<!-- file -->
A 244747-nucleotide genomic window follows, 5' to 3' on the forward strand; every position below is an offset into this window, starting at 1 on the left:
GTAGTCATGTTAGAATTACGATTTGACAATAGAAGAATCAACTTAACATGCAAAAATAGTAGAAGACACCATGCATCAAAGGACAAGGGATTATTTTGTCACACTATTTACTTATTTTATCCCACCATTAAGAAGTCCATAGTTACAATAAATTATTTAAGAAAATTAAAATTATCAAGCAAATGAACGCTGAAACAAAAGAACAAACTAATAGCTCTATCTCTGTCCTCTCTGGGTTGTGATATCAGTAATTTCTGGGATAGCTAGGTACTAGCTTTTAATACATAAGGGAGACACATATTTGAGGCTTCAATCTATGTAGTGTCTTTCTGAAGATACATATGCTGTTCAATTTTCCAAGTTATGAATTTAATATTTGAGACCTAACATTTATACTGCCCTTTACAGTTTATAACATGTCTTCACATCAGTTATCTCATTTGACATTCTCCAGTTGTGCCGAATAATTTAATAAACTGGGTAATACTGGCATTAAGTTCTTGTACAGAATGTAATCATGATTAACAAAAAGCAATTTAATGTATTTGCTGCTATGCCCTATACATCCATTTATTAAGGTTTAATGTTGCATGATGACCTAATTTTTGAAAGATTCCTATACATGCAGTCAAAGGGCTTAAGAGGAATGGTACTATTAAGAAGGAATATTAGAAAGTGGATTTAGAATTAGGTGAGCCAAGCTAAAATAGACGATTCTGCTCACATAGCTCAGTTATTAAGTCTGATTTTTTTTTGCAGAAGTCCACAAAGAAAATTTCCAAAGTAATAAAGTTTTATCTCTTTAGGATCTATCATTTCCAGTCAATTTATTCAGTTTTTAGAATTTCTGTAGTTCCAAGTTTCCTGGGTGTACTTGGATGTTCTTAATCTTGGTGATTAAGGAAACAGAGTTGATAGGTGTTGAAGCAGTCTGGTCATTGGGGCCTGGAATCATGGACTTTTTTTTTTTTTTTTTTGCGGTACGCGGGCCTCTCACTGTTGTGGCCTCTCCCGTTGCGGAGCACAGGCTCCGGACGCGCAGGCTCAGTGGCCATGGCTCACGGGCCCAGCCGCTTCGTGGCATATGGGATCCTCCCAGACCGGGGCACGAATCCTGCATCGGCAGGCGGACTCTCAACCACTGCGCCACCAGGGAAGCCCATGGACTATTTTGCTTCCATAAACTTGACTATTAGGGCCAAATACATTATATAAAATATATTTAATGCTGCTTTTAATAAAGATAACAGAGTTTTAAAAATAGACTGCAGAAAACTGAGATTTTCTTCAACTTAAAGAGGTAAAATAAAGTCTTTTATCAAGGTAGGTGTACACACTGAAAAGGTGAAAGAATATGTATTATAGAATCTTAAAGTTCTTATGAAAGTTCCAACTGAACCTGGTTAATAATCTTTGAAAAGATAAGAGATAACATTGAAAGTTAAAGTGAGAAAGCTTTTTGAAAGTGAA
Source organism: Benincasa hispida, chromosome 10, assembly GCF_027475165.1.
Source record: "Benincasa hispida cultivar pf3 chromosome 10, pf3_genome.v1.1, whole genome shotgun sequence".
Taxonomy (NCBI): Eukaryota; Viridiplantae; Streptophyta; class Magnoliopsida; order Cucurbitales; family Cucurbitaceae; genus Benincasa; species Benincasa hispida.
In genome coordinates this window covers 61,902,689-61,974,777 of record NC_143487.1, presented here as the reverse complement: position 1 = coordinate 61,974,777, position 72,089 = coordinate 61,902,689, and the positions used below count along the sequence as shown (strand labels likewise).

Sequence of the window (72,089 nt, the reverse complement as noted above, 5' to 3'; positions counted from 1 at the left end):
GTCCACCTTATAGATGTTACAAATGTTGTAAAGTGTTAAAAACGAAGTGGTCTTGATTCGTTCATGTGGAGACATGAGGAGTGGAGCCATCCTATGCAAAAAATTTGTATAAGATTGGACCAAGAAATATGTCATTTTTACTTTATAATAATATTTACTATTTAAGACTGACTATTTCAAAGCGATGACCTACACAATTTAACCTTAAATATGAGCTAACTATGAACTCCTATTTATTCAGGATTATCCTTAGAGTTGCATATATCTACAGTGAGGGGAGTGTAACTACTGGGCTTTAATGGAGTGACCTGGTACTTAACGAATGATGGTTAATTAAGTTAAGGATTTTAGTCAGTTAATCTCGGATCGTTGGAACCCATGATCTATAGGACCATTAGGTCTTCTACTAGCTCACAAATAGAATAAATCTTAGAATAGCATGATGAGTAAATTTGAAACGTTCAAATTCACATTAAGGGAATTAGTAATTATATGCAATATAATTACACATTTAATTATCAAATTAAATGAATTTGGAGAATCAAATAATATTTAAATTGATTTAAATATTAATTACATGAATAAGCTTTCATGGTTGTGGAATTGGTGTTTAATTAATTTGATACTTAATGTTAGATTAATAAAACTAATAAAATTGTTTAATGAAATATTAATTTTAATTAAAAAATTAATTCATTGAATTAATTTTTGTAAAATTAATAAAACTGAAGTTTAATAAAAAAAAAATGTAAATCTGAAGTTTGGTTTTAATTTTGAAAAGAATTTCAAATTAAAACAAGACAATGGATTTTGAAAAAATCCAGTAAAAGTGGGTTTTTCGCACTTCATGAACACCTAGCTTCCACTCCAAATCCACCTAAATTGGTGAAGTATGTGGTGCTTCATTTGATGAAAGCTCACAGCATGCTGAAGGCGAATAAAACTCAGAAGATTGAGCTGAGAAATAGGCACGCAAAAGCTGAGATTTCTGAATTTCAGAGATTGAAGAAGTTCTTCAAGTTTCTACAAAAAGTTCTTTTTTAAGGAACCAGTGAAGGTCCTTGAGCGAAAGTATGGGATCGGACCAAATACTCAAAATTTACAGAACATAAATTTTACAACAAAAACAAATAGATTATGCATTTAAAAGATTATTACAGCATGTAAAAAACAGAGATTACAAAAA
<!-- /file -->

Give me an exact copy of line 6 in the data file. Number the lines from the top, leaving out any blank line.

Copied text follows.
In genome coordinates this window covers 61,902,689-61,974,777 of record NC_143487.1, presented here as the reverse complement: position 1 = coordinate 61,974,777, position 72,089 = coordinate 61,902,689, and the positions used below count along the sequence as shown (strand labels likewise).